All that being said, by the way, and while I sometimes wonder whether I personally made the right decision in becoming observant, I do feel like I am happier to be observant and do thank kiruv organizations for giving me the opportunity to do that. But...the fact that I would probably be considered, despite being shomer shabbos and kashrut, not really a "success story" by the organization that mekareved me, due to the fact that I don't endorse kollel life nor having an enormous family that can't be supported and am proud of my secular education and feminist leanings, does bother me and I think that kiruv organizations would be wise to recognize that there are different derechs that are acceptable, technically even within their own framework.

Ezzie said...

Yes and no (as always). I think that while you're right, perhaps it's not for everyone, most parents feel - rightfully - that their kids *can* be both happy and successful being Orthodox. When it's 'done right', so to speak, there should be few and far exceptions to this - just as with any other group or lifestyle. If kids see their parents are happy, and they themselves are happy, why would they change?

At the same time, I take issue with the idea that Orthodox Jews think it's for everyone. I don't think that's true, or we'd see far more missionizing and crazy kiruv. The successful kiruv organizations do NOT target everyone, going out of their way to avoid many people (if you'd like to know more about this, email me :) ).

Finally, kids who are doing drugs/having sex (at least unsafe, if not all) etc. *should* (within reason) feel "bad" about what they're doing. You can't possibly believe that everything is okay. I don't think kids should be vilified, but it's important that people understand when they're doing something wrong and/or irresponsible and want to change that behavior.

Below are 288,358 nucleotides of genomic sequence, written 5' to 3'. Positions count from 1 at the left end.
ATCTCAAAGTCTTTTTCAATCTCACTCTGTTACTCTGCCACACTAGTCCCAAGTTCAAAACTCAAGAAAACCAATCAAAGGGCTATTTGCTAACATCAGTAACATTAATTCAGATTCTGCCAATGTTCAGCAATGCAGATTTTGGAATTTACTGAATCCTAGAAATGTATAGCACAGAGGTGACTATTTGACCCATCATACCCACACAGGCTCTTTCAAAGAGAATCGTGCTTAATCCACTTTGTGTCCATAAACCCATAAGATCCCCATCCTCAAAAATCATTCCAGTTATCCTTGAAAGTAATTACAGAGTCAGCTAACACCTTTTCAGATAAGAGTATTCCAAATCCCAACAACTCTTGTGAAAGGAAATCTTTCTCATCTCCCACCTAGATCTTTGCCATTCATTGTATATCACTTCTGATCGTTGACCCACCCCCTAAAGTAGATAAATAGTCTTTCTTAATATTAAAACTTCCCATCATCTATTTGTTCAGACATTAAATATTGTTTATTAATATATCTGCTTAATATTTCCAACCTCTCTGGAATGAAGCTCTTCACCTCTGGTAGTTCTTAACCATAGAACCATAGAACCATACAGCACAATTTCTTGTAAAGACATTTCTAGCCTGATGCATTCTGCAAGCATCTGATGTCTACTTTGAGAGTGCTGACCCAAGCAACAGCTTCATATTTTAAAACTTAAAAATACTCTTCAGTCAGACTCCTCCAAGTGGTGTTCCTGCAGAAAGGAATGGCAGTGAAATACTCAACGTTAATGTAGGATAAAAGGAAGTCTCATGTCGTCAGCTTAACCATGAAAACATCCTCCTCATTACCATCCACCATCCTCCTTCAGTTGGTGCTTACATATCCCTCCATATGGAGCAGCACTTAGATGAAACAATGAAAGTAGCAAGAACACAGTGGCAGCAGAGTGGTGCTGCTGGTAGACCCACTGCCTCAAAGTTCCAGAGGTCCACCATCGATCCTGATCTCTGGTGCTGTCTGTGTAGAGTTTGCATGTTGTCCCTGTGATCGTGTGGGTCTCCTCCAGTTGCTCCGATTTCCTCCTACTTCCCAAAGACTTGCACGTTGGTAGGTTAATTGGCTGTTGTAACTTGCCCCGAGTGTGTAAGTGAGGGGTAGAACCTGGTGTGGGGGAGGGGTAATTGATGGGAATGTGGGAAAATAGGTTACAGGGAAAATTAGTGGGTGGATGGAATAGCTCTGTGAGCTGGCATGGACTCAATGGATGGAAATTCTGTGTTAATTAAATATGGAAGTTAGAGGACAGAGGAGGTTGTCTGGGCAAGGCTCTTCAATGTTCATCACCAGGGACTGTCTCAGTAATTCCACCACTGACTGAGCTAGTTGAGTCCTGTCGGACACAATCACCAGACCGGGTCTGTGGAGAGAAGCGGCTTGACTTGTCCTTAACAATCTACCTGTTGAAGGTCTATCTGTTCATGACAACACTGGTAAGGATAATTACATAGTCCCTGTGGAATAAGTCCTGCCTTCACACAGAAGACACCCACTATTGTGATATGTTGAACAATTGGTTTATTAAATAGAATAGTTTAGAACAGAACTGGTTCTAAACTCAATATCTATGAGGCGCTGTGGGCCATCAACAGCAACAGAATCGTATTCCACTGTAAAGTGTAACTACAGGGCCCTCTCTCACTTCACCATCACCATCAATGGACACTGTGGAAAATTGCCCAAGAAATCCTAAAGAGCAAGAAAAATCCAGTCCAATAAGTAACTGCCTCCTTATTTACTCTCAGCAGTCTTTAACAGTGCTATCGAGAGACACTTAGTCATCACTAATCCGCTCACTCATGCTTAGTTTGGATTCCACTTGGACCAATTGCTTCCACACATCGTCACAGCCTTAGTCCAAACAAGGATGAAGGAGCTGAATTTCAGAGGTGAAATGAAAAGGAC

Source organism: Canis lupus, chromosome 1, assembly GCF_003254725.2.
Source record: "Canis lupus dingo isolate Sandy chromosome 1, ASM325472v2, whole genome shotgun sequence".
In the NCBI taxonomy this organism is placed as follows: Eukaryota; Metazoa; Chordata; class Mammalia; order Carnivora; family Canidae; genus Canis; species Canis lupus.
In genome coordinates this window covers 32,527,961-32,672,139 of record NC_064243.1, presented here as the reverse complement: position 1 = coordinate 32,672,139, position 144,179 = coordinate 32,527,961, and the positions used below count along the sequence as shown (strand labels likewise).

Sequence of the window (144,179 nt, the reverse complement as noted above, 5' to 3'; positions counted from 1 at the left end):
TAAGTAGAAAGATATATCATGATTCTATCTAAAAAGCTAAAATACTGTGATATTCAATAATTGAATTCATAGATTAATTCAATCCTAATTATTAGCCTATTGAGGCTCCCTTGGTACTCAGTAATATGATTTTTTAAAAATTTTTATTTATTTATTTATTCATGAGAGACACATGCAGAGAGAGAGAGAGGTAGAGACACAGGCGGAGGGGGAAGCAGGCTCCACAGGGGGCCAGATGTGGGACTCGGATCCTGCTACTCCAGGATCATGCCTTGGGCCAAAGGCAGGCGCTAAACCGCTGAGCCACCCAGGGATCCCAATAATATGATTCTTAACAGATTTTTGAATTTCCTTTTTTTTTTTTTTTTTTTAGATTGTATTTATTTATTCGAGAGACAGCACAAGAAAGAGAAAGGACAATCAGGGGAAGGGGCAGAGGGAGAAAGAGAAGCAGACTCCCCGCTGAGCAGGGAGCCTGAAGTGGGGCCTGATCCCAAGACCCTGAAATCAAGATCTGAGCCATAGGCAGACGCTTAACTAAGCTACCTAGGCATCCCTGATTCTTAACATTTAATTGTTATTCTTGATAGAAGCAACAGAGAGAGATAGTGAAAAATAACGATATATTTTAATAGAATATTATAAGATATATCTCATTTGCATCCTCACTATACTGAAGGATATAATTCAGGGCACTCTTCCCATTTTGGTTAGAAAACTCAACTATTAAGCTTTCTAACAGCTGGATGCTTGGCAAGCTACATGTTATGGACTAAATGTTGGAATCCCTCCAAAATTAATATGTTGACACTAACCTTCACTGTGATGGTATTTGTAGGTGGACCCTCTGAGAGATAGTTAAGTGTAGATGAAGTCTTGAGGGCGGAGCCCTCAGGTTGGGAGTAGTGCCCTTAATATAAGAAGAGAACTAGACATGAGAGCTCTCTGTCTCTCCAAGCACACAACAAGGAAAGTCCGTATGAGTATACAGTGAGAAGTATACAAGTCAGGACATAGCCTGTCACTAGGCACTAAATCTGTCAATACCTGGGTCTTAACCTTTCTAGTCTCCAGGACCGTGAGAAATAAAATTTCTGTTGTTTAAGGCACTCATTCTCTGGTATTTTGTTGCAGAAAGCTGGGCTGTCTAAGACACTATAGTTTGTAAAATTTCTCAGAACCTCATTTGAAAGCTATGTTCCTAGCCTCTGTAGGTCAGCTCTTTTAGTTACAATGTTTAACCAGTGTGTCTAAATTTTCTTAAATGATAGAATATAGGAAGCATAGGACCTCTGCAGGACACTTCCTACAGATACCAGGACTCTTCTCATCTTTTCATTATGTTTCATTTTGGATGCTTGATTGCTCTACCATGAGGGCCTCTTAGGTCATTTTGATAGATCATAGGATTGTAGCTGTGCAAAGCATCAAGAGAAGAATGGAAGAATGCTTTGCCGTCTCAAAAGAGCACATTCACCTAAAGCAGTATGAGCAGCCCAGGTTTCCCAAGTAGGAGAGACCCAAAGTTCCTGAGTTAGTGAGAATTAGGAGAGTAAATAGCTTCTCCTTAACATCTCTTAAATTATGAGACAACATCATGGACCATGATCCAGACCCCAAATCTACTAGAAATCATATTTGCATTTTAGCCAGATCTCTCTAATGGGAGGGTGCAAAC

jewish philosopher said...

I actually am inclined to agree with you on this post. To put it in my own way, I think there may in fact be many evil people who will leave Judaism and the sooner they do, the better. The Jewish community will survive and become stronger the more quickly this refuse is removed.

At the Passover Seder what do we reply to the wicked son who wishes to exclude himself from the Jewish community? "You, therefore, blunt his teeth and say to him: 'It is because of this that the L-rd did for me when I left Egypt'; `for me' - but not for him! If he had been there, he would not have been redeemed!"

the only way i know said...

My first inclination is to disagree... and that orthodox judaism IS applicable and the right way of living for all persons that are born jewish.
Isn't that what we are taught?
And isn't our opposition to it created only because we haven't done it 'right',and therefore can't appreciate it completely? (yes, yes.. you can hear undertones of 'guilt')
What I remember learning.. is that X amount of people all said 'naaseh vnishma' at Mount Sinai..
All the Jews at the time said it. Every single one. They all accepted 'orthodoxy' to the full. I don't think anyone one of them said.. 'I'm not cut out for it'..
and even though ever since then.. it has been a challenge to uphold all the laws.... does it mean it's because 'not all of us are 'cut out' for it '... or because it is what it is..
challenging.. (and we can't be bothered)